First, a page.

Format

Send to

Choose Destination
J Endourol. 2015 Jan;29(1):6-12. doi: 10.1089/end.2014.0299.

Preoperative planning with noncontrast computed tomography in the prone and supine position for percutaneous nephrolithotomy: a practical overview.

Author information

1
Section of Endourology, Division of Urology, Hospital das Clínicas, University of Sao Paulo Medical School , Sao Paulo, Brazil .

Abstract

OBJECTIVE:

To evaluate kidney/adjacent organs positional changes in patients undergoing percutaneous nephrolithotomy (PCNL) using noncontrast computed tomography (NCCT) in prone and supine positions.

METHODS:

Patients scheduled PCNL were prospectively enrolled in the study and underwent NCCT in supine and in prone position (with boosters). Two imaginary lines for the posterior calyx of upper/mid/lower poles of both kidneys in prone and supine decubitus were considered and compared. Line I (LI): drawn horizontally in the coronal plane in contact with the posterior edge of the kidney. Line II (LII): drawn from the antero-lateral edge of the vertebra through the middle of the posterior calyx (ideal puncture line). Renal depth (d) was measured from LI to the anterior extremity of the vertebra. The maximum access angle (a) considered the window available in the axial plane to perform a secure approach to each calyx.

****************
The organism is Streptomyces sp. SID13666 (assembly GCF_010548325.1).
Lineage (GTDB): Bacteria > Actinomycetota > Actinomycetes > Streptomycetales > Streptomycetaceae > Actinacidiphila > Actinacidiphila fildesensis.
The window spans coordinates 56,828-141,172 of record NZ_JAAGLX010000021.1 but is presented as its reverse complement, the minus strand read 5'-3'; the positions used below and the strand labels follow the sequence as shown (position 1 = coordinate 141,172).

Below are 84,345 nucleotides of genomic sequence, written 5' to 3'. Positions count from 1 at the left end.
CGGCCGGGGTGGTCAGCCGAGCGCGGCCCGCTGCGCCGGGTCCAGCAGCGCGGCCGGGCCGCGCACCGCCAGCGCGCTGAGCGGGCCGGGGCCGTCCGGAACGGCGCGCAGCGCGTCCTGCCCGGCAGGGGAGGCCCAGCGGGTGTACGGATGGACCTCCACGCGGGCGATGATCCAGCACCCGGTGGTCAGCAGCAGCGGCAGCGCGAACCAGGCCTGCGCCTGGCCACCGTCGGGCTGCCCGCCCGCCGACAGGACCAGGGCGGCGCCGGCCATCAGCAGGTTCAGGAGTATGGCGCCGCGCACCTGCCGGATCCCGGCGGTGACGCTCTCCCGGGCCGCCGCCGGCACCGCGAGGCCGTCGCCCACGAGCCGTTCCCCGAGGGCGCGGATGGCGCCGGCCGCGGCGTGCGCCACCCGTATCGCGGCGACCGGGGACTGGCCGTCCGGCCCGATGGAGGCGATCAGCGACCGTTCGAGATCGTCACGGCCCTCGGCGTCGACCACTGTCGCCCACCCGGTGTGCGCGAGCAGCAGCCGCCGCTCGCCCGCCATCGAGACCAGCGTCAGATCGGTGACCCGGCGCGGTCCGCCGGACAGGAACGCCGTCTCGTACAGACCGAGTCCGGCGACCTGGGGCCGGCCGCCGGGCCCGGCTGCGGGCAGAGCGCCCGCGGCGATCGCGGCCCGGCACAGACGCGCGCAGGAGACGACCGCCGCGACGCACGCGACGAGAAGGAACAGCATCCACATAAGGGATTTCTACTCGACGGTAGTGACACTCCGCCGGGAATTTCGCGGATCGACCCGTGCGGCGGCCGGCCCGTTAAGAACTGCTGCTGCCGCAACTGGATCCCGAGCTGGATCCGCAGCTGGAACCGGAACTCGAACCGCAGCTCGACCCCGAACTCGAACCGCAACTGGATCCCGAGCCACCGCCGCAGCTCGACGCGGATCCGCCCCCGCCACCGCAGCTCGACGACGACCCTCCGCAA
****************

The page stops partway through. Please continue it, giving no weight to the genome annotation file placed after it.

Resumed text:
RESULTS:

Thirty-seven patients were analyzed; 56.7% were female; mean BMI was 28.3±4.9 kg/m(2). For the right kidney, prone position was associated with more organs crossed by LI (54.1% vs 18.9%; p<0.01) and LII (56.8% vs 27%; p=0.03) in the upper calyx. For the left kidney, LII crossed more organs in prone in the upper calyx (54.1% vs 29.7%; p=0.03). Both kidneys showed a tendency to be deeper in the supine position, which provided a wider access angle.

CONCLUSIONS:

Supine NCCT is not accurate to plan PCNL access in prone position. Prone decubitus is associated with more potential organ injuries in the upper pole. In supine, the kidney situates deeper in the abdomen but the access angle is wider than in prone.

PMID:
25025863
DOI:
10.1089/end.2014.0299
[Indexed for MEDLINE]

Supplemental Content

Full text links

Icon for Atypon
Loading ...
Support Center